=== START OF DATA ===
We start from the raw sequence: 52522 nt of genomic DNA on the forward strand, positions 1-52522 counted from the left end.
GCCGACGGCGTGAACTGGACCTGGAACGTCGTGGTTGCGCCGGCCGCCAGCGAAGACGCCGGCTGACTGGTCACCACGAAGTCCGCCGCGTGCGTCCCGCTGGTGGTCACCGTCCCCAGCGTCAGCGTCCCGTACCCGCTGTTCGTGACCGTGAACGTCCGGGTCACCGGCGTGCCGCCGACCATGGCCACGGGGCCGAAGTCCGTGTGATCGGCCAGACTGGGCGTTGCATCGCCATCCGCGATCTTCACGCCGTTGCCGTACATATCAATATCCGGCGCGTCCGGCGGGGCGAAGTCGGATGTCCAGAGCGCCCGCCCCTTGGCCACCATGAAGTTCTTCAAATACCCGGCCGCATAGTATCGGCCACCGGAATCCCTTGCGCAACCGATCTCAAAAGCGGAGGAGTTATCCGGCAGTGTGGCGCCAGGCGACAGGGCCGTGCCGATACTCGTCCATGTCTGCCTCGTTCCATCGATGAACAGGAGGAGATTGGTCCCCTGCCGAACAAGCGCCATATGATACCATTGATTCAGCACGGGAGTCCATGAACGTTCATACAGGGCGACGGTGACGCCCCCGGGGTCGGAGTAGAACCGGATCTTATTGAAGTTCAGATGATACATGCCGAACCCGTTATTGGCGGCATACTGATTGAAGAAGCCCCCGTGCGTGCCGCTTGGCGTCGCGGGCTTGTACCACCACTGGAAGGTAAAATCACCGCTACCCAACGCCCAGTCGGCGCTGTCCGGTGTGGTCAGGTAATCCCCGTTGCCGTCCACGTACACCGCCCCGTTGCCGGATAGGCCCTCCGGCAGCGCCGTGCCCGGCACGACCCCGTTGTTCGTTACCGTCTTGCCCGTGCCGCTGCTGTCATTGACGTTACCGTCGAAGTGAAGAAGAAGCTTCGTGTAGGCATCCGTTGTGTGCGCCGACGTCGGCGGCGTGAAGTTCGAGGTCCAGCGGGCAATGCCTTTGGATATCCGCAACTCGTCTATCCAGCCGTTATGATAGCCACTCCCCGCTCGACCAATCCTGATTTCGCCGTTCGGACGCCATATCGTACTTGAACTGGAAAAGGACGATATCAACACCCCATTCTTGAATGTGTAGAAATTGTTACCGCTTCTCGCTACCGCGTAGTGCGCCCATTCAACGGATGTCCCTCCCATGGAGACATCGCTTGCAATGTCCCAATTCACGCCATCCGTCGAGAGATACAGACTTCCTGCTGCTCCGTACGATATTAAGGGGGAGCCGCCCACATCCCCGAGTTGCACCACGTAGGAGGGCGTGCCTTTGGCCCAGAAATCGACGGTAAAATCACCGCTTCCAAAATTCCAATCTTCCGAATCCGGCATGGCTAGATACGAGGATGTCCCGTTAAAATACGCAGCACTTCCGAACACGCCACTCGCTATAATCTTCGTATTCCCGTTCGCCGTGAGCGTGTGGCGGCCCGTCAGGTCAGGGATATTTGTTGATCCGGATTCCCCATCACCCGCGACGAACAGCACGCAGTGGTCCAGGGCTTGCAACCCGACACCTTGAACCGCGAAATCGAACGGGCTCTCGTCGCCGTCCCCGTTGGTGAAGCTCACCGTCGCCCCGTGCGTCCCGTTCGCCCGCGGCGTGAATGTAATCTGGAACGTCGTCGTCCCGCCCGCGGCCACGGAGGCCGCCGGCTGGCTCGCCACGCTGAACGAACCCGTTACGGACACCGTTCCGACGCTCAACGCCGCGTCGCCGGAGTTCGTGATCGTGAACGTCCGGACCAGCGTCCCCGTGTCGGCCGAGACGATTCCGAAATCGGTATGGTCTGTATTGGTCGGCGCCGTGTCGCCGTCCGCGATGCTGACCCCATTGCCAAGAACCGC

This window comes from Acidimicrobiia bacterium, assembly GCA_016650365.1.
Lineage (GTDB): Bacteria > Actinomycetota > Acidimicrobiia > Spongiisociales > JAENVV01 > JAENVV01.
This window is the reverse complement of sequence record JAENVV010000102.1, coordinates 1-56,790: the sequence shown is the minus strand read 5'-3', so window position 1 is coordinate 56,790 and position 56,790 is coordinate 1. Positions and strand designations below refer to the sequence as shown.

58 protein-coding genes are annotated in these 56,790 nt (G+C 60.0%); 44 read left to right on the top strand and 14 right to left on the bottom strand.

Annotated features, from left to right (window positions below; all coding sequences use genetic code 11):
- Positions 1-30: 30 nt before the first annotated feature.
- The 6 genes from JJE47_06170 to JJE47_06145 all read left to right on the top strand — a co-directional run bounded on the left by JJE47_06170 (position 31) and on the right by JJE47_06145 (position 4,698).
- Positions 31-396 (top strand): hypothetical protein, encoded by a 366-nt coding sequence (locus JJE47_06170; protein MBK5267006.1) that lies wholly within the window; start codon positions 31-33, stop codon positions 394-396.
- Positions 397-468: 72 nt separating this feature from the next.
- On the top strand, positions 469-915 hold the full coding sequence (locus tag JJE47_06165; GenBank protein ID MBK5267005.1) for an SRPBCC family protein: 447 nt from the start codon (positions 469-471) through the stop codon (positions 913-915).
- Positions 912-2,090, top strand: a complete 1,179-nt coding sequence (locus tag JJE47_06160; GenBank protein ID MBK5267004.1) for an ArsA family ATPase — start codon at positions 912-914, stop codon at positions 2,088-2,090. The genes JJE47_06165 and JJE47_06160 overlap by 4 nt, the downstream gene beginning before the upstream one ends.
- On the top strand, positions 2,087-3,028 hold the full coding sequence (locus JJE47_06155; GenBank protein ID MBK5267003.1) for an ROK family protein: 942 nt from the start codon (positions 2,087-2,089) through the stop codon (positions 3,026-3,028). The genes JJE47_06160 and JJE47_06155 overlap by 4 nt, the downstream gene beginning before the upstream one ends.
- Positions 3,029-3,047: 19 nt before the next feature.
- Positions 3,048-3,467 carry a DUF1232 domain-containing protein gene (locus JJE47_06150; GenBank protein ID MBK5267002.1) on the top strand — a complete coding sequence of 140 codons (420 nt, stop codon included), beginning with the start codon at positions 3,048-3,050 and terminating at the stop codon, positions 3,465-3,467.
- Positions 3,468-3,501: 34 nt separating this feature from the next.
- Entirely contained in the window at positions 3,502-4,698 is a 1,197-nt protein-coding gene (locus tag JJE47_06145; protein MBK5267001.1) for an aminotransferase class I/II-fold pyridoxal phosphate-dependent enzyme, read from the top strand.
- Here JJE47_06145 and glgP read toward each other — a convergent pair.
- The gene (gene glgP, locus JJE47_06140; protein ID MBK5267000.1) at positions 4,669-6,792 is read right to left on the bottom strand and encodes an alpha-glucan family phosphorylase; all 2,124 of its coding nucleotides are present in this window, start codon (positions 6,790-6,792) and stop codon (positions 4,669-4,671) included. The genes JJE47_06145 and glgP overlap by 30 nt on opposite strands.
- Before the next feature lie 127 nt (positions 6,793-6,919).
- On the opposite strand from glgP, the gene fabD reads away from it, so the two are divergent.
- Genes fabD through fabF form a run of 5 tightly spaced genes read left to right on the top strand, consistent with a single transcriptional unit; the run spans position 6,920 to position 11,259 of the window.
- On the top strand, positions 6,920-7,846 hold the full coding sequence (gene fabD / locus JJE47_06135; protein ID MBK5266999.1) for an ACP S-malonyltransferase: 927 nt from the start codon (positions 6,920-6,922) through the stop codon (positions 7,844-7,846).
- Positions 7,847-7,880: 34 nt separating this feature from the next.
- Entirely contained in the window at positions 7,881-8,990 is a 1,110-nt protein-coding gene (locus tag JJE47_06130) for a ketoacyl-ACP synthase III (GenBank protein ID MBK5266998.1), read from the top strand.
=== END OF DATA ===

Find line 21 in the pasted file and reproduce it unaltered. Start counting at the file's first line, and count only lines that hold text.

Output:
- Before the next feature lie 127 nt (positions 6,793-6,919).